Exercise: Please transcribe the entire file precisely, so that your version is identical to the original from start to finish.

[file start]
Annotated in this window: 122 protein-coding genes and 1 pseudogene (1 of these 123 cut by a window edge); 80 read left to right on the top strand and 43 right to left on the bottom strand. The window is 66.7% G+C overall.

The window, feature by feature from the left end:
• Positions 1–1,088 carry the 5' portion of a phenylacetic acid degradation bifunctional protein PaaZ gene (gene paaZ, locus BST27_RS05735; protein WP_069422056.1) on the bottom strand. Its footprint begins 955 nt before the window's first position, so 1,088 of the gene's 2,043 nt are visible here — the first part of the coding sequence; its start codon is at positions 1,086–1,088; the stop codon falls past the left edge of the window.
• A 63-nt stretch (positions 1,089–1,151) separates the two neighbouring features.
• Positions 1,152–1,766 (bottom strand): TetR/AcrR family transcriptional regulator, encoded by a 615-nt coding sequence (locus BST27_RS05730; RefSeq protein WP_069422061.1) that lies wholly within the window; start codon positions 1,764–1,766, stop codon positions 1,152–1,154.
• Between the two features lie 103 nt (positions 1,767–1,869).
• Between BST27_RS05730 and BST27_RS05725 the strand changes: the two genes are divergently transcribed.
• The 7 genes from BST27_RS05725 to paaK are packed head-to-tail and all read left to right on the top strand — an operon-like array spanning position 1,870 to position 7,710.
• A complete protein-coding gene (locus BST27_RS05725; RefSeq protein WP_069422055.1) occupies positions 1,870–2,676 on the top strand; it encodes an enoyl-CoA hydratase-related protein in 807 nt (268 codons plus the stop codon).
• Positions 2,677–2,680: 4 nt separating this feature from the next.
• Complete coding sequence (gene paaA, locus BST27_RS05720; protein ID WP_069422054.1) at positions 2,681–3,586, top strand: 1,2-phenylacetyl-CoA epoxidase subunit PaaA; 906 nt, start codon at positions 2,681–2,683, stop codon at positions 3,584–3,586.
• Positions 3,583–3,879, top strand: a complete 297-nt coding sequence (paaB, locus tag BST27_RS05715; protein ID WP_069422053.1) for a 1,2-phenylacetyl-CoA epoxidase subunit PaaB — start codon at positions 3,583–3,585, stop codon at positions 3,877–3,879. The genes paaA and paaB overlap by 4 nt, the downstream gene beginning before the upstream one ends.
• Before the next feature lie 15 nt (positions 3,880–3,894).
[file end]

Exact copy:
Annotated in this window: 122 protein-coding genes and 1 pseudogene (1 of these 123 cut by a window edge); 80 read left to right on the top strand and 43 right to left on the bottom strand. The window is 66.7% G+C overall.

The window, feature by feature from the left end:
• Positions 1–1,088 carry the 5' portion of a phenylacetic acid degradation bifunctional protein PaaZ gene (gene paaZ, locus BST27_RS05735; protein WP_069422056.1) on the bottom strand. Its footprint begins 955 nt before the window's first position, so 1,088 of the gene's 2,043 nt are visible here — the first part of the coding sequence; its start codon is at positions 1,086–1,088; the stop codon falls past the left edge of the window.
• A 63-nt stretch (positions 1,089–1,151) separates the two neighbouring features.
• Positions 1,152–1,766 (bottom strand): TetR/AcrR family transcriptional regulator, encoded by a 615-nt coding sequence (locus BST27_RS05730; RefSeq protein WP_069422061.1) that lies wholly within the window; start codon positions 1,764–1,766, stop codon positions 1,152–1,154.
• Between the two features lie 103 nt (positions 1,767–1,869).
• Between BST27_RS05730 and BST27_RS05725 the strand changes: the two genes are divergently transcribed.
• The 7 genes from BST27_RS05725 to paaK are packed head-to-tail and all read left to right on the top strand — an operon-like array spanning position 1,870 to position 7,710.
• A complete protein-coding gene (locus BST27_RS05725; RefSeq protein WP_069422055.1) occupies positions 1,870–2,676 on the top strand; it encodes an enoyl-CoA hydratase-related protein in 807 nt (268 codons plus the stop codon).
• Positions 2,677–2,680: 4 nt separating this feature from the next.
• Complete coding sequence (gene paaA, locus BST27_RS05720; protein ID WP_069422054.1) at positions 2,681–3,586, top strand: 1,2-phenylacetyl-CoA epoxidase subunit PaaA; 906 nt, start codon at positions 2,681–2,683, stop codon at positions 3,584–3,586.
• Positions 3,583–3,879, top strand: a complete 297-nt coding sequence (paaB, locus tag BST27_RS05715; protein ID WP_069422053.1) for a 1,2-phenylacetyl-CoA epoxidase subunit PaaB — start codon at positions 3,583–3,585, stop codon at positions 3,877–3,879. The genes paaA and paaB overlap by 4 nt, the downstream gene beginning before the upstream one ends.
• Before the next feature lie 15 nt (positions 3,880–3,894).